The plant is classified as an invasive species in North America. Since being brought to the United States by settlers, it has naturalized and expanded its range to include most of the Northeast and Midwest, as well as southeastern Canada. It is one of the few invasive herbaceous species able to dominate the understory of North American forests and has thus reduced the biodiversity of many areas.[7]


It is a herbaceous biennial plant growing from a deeply growing, thin, white taproot that is scented like horseradish. In the first year, plants appear as a rosette of green leaves close to the ground; these rosettes remain green through the winter and develop into mature flowering plants the following spring. Second year plants grow from 30–100 cm (rarely to 130 cm) tall. The leaves are stalked, triangular to heart-shaped, 10–15 cm long (of which about half being the petiole) and 5–9 cm broad, with a coarsely toothed margin. The flowers are produced in spring and summer in button-like clusters. Each small flower has four white petals 4–8 mm long and 2–3 mm broad, arranged in a cross shape. The fruit is an erect, slender, four-sided pod 4 to 5.5 cm long,[8] called a silique, green maturing pale grey-brown, containing two rows of small shiny black seeds which are released when the pod splits open. A single plant can produce hundreds of seeds, which scatter as much as several meters from the parent plant.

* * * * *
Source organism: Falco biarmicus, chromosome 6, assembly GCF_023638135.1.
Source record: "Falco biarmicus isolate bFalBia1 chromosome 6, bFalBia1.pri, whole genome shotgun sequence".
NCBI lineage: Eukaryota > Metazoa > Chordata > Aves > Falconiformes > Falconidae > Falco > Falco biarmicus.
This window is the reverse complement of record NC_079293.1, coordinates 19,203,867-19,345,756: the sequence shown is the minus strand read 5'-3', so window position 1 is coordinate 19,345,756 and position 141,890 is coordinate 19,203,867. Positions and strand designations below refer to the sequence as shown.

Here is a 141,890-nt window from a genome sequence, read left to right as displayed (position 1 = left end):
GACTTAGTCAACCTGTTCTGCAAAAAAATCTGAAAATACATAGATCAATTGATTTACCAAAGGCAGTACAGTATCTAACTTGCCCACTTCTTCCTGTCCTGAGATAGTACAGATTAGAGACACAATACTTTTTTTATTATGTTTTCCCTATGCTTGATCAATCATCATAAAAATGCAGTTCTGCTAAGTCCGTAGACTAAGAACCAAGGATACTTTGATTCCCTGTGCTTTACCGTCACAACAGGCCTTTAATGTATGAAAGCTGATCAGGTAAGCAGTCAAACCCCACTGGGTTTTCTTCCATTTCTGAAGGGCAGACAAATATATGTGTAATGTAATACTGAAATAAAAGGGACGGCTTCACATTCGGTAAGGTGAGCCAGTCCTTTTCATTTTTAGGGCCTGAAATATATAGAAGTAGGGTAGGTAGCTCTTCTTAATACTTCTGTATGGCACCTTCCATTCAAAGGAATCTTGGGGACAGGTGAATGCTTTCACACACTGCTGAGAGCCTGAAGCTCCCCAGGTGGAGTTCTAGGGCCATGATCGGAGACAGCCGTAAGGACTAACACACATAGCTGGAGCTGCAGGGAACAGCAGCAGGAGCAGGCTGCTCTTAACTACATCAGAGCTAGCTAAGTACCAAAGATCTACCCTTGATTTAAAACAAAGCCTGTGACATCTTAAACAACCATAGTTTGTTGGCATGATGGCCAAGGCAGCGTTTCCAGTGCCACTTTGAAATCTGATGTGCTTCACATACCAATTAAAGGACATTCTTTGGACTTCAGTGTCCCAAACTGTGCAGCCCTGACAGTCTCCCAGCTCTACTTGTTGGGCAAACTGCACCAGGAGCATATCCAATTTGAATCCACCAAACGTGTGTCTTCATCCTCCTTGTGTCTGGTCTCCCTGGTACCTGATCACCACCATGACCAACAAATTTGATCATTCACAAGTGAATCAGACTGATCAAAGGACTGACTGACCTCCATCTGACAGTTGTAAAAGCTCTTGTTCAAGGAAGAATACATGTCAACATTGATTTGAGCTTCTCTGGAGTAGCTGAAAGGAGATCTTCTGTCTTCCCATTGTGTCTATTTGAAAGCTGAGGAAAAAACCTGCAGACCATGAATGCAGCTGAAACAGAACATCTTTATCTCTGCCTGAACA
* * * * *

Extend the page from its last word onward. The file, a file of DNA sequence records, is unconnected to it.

Depending upon conditions, garlic mustard flowers either self-fertilize or are cross-pollinated by a variety of insects. Self-fertilized seeds are genetically identical to the parent plant, enhancing its ability to colonize an area where that genotype is suited to thrive.[9]

Close-up of Garlic Mustard flowers
Fruits and seeds

Cultivation and uses[edit]

Garlic mustard is one of the oldest discovered spices to be used in cooking in Europe. Evidence of its use has been found from archeological remains found in the Baltic, dating back to 6100-5750 BP.[10]